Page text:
Zoning, Tenant Harassment, and the Property Contradiction: Lessons from the Special Clinton District

Sean Meehan

Click here for a recommended citation and to download a paginated PDF version of this article.

Landlord harassment against low-income, rent-regulated tenants is an enduring problem in New York City that forces vulnerable tenants from their homes as landlords illegally pursue greater profits. Protection from harassment was a significant issue during Mayor Michael Bloomberg’s unprecedented land use revision of nearly 140 rezonings from 2002 to 2014.[1] As communities throughout the city began to understand the inequitable effects of rezoning, particularly for low-income communities of color,[2] many tenants and community groups began to organize and demand greater protection from the anticipated effects that rezoning would have on their communities.

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First Toast

GETTING PUBLISHED

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Join the CUNY Law Review to find out more about the process of writing, submitting, and publishing with the CUNY Law Review.

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Symposium 2017: Transformative Immigration Defense

On Friday, March 31, 2017, the City University of New York Law Review will be hosting a Symposium entitled: Transformative Immigration Defense: Law in Support of an Intersectional Movement.

Below is more detailed information regarding the Symposium.

  1. Event Information
  2. Location
  3. Panelists
  4. Keynote
  5. Program
  6. RSVP
  7. CLE Credits
  8. Social Media
  9. Co-Sponsors

If you have additional questions please email us at: cunylr@mail.law.cuny.edu.

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New Board Members Announced

Congratulations to the 2017 – 2018
CUNY Law Review Board!

Jellisa Grant
Chris Kovalski
Executive Articles Editors

Anna Maria Goyzueta
Shaina Low
Public Interest Practitioner Section (PIPS) Editors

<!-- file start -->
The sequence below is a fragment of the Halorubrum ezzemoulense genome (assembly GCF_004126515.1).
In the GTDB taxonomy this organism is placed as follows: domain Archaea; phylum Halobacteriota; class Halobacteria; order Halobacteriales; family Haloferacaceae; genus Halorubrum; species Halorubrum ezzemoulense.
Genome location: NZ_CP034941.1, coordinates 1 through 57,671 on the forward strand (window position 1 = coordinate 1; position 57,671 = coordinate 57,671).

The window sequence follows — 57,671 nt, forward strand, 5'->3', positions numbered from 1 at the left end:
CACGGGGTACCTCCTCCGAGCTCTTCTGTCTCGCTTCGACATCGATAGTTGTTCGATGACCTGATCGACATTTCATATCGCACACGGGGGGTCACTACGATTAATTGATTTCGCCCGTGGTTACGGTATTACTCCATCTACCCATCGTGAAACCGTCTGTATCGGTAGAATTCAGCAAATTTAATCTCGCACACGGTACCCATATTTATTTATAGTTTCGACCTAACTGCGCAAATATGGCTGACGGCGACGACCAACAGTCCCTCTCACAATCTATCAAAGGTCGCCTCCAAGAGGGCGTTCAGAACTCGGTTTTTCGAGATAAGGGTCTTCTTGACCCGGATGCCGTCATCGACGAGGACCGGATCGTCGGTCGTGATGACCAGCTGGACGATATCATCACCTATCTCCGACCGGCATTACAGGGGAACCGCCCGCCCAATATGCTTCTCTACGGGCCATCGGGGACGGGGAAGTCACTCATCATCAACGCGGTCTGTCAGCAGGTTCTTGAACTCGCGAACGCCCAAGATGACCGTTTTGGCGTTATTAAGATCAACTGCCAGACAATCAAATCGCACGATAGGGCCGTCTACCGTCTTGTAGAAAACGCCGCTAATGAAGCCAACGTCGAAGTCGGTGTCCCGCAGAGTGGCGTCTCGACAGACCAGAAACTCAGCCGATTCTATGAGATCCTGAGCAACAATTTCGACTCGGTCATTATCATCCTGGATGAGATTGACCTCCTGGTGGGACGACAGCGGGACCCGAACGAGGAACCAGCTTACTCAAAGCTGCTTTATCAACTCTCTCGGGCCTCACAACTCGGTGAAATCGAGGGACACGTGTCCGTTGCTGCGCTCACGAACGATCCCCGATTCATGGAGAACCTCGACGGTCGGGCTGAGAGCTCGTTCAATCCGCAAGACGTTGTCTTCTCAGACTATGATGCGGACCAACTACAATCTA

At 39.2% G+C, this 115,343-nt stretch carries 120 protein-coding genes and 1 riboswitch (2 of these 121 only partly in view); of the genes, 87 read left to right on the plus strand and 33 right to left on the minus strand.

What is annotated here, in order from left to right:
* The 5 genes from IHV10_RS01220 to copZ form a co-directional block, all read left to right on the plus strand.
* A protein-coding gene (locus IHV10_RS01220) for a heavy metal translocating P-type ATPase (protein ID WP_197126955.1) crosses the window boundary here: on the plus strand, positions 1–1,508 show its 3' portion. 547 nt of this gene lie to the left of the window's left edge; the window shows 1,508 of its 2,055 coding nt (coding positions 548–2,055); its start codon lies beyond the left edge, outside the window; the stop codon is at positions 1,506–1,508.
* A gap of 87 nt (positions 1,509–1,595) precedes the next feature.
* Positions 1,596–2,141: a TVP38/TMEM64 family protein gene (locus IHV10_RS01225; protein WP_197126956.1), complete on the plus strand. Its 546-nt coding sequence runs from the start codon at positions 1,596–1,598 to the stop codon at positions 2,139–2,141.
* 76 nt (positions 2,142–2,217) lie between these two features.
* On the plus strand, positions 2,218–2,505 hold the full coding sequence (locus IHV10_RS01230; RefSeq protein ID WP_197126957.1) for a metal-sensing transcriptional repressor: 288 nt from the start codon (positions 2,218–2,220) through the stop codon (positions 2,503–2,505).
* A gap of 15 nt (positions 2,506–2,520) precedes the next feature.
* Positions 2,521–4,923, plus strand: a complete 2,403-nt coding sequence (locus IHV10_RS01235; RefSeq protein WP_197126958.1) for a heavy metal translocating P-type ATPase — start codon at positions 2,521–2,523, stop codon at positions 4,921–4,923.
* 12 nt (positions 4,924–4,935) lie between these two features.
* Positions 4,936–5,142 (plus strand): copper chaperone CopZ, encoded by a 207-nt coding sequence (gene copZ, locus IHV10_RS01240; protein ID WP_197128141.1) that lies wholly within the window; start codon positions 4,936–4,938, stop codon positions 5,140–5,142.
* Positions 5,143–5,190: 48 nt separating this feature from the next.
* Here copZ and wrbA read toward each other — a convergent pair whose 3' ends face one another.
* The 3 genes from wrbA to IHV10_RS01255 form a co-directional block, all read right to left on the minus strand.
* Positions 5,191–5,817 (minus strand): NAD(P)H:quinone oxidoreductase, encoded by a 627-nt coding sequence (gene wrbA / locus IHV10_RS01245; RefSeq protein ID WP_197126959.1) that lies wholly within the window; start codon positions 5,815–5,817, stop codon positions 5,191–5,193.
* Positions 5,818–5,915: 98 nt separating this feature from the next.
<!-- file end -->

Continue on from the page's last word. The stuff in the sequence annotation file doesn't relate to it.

Zunira Elahi
Samara Yousif
Notes & Comments Editors

Princess Masilungan
Rafael Varela
Footnote Forum Editors

Maria Brinkmann
Special Events Editor

Randy Yang
Community Engagement Editor

Mackenzie Lew
JP Perry
Managing Articles Editors

Susannah Maltz
Managing Editor

Lovely Bonhomme
Editor-in-Chief

Family Defense in the Age of Black Lives Matter

Erin Cloud, Rebecca Oyama & Lauren Teichner[1]

Click here for a recommended citation and to download a paginated PDF version of this article.

One hundred years from now, today’s child welfare system will surely be condemned as a racist institution—one that compounded the effects of discrimination on Black families by taking children from their parents, allowing them to languish in a damaging foster care system or to be adopted by more privileged people. School children will marvel that so many scholars and politicians defended this devastation of Black families in the name of protecting Black children. The color of America’s child welfare system is the reason Americans have tolerated its destructiveness.

Dorothy Roberts, Shattered Bonds (2012)

“Black people love their children with a kind of obsession. You are all we have, and you come to us endangered.”

Ta-Nehisi Coates, Between the World and Me (2015)

Introduction[2]

All families have a constitutional right to be together, free from the unwarranted interference of third parties, particularly the state. This is an intrinsic human right that encompasses the right of parents to the “custody, care and nurture of [their] child[ren]”[3] and the parallel right of children to be raised by and live with their parents.[4] This fundamental right recognizes the inherent value in family ties, which provide a connection to culture and identity, and serve as a protective social bond. Of course, the government must be permitted to pursue measures to ensure the protection – and even the adoption – of children for whom it is ultimately deemed too unsafe to return home. But any such interference into the family structure, particularly the drastic step of taking children from their families, should be the exception to the rule and not the norm of child protective practices.